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Zhe Wang, Liu Yang, Petar M. Djurić, and Michael R. Egnor


Pseudotumor cerebri is a disorder of intracranial dynamics characterized by elevated intracranial pressure (ICP) and chronic cerebral venous hypertension without structural abnormalities. A perplexing feature of pseudotumor is the absence of the ventriculomegaly found in obstructive hydrocephalus, although both diseases are associated with increased resistance to cerebrospinal fluid (CSF) resorption. Traditionally, the pathophysiology of ventricular dilation and obstructive hydrocephalus has been attributed to the backup of CSF due to impaired absorption, and it is unclear why backup of CSF with resulting ventriculomegaly would not occur in pseudotumor. In this study, the authors used an electrical circuit model to simulate the cerebral windkessel effect and explain the presence of ventriculomegaly in obstructive hydrocephalus but not in pseudotumor cerebri.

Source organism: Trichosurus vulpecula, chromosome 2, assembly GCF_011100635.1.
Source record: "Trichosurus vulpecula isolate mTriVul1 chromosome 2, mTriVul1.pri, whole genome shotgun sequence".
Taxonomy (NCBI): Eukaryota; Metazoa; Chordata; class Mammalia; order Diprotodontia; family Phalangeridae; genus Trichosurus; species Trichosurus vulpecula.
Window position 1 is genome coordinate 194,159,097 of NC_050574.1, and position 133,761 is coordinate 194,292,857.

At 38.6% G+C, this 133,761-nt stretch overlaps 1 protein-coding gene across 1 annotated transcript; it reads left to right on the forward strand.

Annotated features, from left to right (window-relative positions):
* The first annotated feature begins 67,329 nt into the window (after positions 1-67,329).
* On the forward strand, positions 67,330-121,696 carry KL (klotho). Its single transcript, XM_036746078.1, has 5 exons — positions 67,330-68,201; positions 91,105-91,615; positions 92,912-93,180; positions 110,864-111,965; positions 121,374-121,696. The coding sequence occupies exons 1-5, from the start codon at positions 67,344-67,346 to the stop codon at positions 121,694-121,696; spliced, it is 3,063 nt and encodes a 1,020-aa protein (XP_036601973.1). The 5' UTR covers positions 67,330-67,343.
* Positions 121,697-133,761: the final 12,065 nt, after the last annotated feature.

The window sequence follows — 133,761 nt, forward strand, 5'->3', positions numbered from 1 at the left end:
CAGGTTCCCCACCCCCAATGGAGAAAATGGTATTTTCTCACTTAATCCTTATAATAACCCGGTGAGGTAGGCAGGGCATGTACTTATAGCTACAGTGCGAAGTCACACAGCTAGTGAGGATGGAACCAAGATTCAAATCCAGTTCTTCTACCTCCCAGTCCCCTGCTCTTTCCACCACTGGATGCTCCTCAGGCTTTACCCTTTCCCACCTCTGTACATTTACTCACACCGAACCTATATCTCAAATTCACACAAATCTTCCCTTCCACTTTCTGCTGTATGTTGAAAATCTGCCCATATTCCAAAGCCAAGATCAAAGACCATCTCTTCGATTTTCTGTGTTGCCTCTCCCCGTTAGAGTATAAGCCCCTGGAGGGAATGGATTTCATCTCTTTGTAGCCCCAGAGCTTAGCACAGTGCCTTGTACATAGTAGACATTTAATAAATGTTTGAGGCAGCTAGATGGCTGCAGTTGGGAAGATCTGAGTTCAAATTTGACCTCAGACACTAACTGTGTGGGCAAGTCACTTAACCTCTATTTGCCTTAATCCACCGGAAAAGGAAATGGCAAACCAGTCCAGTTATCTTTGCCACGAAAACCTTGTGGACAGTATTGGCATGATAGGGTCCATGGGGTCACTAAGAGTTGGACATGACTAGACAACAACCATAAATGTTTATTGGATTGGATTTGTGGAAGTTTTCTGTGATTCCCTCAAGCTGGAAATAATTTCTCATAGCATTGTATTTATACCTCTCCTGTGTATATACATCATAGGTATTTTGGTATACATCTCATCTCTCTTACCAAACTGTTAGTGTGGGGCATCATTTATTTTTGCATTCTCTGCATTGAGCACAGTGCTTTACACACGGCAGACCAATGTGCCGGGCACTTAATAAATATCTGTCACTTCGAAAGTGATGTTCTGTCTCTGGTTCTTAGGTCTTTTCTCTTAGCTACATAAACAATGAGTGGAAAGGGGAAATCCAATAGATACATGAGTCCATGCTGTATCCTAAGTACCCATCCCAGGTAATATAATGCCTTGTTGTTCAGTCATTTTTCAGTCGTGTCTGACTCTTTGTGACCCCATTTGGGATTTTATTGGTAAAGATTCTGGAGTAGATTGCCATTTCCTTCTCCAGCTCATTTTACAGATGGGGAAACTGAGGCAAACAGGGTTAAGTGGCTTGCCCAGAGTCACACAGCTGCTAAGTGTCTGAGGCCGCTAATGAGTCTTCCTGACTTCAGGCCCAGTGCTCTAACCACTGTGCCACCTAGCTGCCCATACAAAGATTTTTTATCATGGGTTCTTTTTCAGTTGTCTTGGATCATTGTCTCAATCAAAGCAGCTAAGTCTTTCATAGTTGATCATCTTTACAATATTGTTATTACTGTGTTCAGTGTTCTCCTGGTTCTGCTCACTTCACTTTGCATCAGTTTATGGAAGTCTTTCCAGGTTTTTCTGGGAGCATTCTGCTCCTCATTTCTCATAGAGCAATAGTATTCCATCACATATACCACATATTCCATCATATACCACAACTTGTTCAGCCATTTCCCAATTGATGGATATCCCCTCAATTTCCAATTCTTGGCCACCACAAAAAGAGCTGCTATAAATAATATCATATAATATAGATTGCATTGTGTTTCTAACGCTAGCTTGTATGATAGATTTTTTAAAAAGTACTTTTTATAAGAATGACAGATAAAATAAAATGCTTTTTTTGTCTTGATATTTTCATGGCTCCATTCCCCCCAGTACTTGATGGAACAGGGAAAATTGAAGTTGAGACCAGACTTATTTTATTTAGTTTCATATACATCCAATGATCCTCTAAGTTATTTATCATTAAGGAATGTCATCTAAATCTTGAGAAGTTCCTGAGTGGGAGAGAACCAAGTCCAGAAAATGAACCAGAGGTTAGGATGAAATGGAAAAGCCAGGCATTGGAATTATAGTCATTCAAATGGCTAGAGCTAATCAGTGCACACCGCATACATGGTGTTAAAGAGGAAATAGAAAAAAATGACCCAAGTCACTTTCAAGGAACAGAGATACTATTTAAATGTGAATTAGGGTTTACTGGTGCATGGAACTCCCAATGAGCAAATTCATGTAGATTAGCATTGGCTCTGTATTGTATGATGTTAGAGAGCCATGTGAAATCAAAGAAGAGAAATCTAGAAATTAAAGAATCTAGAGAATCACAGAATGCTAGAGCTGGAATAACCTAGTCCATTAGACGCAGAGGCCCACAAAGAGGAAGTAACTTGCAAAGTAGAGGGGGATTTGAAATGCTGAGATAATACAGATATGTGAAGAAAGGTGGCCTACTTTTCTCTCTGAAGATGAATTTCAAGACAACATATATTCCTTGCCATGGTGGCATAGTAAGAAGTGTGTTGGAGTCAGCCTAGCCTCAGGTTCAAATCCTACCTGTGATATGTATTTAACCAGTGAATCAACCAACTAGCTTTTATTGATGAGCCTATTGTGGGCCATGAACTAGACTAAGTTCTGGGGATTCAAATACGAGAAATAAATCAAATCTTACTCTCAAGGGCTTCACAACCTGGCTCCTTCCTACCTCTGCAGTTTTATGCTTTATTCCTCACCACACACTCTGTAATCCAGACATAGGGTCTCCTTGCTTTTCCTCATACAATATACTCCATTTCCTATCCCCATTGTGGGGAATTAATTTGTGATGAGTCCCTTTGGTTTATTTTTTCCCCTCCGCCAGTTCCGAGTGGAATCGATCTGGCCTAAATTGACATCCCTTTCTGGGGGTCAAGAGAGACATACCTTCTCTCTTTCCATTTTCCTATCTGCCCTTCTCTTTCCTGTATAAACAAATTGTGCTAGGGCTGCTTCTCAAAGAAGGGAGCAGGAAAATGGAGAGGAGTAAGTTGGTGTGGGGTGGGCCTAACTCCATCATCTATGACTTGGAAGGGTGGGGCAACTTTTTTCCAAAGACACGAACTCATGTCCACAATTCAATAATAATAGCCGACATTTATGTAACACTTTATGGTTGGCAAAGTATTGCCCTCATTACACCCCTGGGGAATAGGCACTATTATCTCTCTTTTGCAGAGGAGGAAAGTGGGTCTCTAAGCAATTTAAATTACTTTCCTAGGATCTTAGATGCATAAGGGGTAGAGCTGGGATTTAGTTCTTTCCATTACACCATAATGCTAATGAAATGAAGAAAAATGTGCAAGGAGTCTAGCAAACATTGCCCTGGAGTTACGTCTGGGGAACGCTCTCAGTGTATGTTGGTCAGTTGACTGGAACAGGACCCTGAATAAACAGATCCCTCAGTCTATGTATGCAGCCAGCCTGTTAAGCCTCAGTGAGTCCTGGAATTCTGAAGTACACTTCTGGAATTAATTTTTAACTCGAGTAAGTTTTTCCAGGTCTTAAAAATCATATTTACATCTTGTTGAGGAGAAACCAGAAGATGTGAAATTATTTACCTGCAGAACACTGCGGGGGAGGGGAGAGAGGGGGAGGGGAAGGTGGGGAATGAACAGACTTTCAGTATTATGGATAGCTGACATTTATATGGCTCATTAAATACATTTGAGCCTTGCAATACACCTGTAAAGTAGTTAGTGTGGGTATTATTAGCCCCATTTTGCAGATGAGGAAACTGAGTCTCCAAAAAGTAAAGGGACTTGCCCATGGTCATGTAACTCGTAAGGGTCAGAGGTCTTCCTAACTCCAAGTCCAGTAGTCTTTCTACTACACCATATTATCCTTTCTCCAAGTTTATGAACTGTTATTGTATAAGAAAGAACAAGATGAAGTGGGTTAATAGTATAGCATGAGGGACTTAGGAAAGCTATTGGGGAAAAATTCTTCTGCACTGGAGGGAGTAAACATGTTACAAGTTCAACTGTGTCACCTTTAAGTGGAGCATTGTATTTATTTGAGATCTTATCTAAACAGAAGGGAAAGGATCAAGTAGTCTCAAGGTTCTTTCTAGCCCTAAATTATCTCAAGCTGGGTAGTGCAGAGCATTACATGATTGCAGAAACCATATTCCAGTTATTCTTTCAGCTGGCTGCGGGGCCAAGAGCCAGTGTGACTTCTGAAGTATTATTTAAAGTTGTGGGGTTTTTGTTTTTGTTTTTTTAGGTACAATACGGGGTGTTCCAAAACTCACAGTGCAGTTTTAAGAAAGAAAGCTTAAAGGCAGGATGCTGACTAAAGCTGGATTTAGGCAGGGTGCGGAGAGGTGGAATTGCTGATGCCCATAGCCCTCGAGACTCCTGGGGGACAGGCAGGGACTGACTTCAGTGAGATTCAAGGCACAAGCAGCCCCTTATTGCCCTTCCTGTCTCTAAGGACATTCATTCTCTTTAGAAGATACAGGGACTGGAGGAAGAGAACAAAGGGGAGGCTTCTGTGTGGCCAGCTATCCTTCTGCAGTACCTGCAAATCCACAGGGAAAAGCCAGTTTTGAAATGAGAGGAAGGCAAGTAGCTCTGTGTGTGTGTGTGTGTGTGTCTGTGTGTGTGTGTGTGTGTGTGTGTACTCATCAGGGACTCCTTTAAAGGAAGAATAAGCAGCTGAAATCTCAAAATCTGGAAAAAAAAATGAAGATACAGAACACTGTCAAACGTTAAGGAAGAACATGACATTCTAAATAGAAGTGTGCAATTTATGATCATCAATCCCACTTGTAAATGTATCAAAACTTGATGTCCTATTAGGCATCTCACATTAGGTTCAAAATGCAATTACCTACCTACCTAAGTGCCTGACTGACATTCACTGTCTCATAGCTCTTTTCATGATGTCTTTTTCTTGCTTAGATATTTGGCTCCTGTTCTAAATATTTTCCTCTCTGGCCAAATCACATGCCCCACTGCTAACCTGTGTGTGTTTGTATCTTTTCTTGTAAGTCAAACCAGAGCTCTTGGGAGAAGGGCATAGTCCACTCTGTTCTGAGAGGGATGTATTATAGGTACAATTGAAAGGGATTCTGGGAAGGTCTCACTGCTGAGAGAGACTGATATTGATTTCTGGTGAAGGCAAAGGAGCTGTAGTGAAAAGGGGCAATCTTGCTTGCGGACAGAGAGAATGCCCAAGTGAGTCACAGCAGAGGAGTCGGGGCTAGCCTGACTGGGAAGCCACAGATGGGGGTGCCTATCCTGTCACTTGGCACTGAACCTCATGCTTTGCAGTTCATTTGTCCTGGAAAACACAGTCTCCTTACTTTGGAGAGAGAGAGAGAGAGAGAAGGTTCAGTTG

The cerebral windkessel is a band-stop filter that dampens the arterial blood pressure pulse in the cranium. The authors used a tank circuit with parallel inductance and capacitance to model the windkessel. The authors distinguished the smooth flow of blood and CSF and the pulsatile flow of blood and CSF by using direct current (DC) and alternating current (AC) sources, respectively. The authors measured the dampening notch from ABP to ICP as the band-stop filter of the windkessel.


In obstructive hydrocephalus, loss of CSF pathway volume impaired the flow of AC power in the cranium and caused windkessel impairment, to which ventriculomegaly is an adaptation. In pseudotumor, venous hypertension affected DC power flow in the capillaries but did not affect AC power or the windkessel, therefore obviating the need for adaptive ventriculomegaly.


In pseudotumor, the CSF spaces are unaffected and the windkessel remains effective. Therefore, ventricles remain normal in size. In hydrocephalus, the windkessel, which depends on the flow of AC power in patent CSF spaces, is impaired, and the ventricles dilate as an adaptive process to restore CSF pathway volume. The windkessel model explains both ventriculomegaly in obstructive hydrocephalus and the lack of ventriculomegaly in pseudotumor. This model provides a novel understanding of the pathophysiology of disorders of CSF dynamics and has significant implications in clinical management.